Minnesota Fishing Opener is coming up on May 13 and, as is the case in most years, it is also the weekend of Mother’s Day.
Fun fact: Did you know that a 1989 Minnesota State Law allows mothers to fish without a license during the Fishing Opener weekend? If you don’t believe me, read it for yourself in Minnesota State Statute 97A.445 subd.4, “Any mother who is a resident of Minnesota may take fish by angling without a license during the Saturday and Sunday of the angling season that coincides with Mother’s Day.”
Now, though I am a mother and a certified nature nerd, I do not want to spend my Mother’s Day fishing. I want to go to an art museum, buy flowers, and eat fancy little teacakes. There’s plenty of time for fishing in June.
Whether you’ve got your tackle box packed and ready to go, or are waiting for a quieter day to fish, there are several simple steps you can take this fishing season to help protect our Minnesota lakes from aquatic invasive species (AIS).
Aquatic invasive species include plants, animals, and even diseases that come from outside locations and wreak havoc on our aquatic ecosystems. AIS impact fishing, boating, and water recreation and create big economic costs for local communities. Currently, only 8% of the lakes in Minnesota have invasive species present and we need everyone’s help to keep it that way.
In recent years, AIS prevention efforts have focused on making sure that boaters clean, drain and dry their watercraft and trailers after exiting lakes. For people shore-fishing, there are also some additional recommendations.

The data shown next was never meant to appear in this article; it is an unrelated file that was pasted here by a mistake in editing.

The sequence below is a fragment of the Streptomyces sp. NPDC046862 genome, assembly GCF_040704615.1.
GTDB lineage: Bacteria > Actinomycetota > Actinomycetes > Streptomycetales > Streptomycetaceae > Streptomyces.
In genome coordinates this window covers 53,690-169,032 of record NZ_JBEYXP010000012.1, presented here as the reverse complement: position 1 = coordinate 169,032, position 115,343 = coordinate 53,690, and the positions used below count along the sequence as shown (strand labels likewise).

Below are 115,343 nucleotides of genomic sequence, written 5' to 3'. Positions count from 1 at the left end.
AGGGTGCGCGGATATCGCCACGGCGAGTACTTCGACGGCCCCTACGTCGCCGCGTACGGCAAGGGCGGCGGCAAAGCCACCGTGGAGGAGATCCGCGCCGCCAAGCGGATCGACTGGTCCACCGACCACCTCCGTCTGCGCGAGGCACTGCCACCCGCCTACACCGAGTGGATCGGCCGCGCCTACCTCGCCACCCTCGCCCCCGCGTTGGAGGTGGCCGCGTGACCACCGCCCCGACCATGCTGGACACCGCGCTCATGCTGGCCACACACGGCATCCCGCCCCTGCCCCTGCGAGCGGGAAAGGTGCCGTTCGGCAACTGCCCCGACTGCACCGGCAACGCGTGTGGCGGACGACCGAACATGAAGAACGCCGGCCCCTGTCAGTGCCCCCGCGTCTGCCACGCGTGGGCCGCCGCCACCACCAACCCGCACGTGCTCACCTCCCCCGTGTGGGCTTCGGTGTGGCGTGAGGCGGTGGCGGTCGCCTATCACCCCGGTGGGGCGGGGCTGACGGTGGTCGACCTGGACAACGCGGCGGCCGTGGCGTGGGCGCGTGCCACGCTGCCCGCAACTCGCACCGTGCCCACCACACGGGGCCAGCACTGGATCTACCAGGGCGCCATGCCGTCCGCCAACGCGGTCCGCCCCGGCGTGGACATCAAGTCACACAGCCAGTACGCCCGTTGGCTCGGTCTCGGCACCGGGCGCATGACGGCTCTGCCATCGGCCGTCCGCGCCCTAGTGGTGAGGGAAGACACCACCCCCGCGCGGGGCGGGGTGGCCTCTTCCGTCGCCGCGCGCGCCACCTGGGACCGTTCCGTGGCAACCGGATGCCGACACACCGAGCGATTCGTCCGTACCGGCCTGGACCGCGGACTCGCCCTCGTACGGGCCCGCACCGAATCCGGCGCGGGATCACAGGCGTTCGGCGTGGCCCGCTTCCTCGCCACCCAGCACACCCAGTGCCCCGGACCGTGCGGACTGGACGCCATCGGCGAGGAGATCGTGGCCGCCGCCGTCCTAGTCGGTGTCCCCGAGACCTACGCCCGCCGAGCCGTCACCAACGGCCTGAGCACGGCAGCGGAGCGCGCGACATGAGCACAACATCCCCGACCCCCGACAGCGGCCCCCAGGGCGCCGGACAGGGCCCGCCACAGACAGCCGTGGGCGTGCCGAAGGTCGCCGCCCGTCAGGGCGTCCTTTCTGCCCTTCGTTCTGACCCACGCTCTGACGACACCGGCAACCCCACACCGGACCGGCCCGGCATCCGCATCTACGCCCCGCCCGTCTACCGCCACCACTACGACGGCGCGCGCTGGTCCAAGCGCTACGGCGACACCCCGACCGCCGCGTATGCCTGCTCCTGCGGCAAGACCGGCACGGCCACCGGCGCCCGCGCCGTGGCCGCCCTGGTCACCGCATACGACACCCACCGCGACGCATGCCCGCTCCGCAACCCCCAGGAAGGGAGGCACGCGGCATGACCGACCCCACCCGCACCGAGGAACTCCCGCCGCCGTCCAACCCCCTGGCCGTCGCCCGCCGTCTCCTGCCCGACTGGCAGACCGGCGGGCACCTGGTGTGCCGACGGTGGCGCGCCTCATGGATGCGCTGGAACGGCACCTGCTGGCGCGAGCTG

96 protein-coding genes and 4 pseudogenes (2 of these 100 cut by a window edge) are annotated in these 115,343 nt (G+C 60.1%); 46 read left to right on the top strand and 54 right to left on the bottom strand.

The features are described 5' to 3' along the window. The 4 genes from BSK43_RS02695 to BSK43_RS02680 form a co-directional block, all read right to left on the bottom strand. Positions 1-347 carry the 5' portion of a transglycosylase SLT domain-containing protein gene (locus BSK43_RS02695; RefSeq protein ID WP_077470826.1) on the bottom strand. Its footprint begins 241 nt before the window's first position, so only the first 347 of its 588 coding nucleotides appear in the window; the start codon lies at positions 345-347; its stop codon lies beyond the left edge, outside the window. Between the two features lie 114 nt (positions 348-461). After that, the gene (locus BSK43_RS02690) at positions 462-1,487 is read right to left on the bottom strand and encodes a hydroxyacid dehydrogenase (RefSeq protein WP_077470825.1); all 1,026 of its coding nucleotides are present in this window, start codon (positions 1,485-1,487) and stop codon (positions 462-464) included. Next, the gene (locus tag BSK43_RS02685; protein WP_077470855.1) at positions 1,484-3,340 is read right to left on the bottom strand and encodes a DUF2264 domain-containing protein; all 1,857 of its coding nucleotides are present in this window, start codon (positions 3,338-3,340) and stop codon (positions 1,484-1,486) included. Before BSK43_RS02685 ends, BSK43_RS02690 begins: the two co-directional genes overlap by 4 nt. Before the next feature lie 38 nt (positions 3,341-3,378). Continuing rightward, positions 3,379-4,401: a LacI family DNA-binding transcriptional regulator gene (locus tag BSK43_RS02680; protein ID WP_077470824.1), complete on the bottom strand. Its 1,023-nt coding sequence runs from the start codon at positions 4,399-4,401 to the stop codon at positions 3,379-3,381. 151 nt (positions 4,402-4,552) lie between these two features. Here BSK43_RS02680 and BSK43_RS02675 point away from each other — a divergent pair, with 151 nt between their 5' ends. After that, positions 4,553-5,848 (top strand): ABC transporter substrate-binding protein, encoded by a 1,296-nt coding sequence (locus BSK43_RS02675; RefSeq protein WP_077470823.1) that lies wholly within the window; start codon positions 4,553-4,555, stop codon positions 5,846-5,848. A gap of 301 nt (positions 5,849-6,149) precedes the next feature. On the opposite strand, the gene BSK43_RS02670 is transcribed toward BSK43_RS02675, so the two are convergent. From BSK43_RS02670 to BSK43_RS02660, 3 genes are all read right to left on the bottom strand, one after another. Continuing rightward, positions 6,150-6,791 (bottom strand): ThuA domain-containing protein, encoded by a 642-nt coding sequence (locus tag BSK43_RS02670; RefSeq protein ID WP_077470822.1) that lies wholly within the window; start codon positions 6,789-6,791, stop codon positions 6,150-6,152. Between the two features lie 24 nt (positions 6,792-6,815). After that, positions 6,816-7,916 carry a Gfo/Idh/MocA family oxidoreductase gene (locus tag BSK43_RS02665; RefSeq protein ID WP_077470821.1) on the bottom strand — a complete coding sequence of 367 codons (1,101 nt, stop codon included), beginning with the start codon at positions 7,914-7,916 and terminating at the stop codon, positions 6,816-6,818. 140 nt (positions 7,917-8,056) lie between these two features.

If you use waders or hip boots when fishing, be sure to clean off any visible aquatic plants, animals, and mud when you’re done and use a stiff brush to scrub the bottom of your boots where mud gets stuck in the treads. Using non-felt soled boots will further reduce the risk of spreading AIS.
It is also important to dispose of unwanted bait, worms, and fish parts in the trash instead of throwing them in the water or on the shore. Many public boat launches have a compost area on site where you can dispose of this organic waste. If you have live bait that you’re keeping to use again, drain the lake water out of the container and replace it with tap water or bottled water to avoid transporting microscopic invaders like zebra mussel veligers or spiny waterflea.
If you’re lucky enough to live on a lake, be sure to only hire DNR certified providers to help install and remove docks and lifts. These companies and individuals have been trained in proper procedures to avoid spreading AIS. Visit the DNR website to find a list of providers in every county.
Last, but not least, please be nice to the watercraft inspectors you see at public launches this summer! They’re working hard work to keep our Minnesota Lakes healthy and prevent the spread of aquatic invasive species.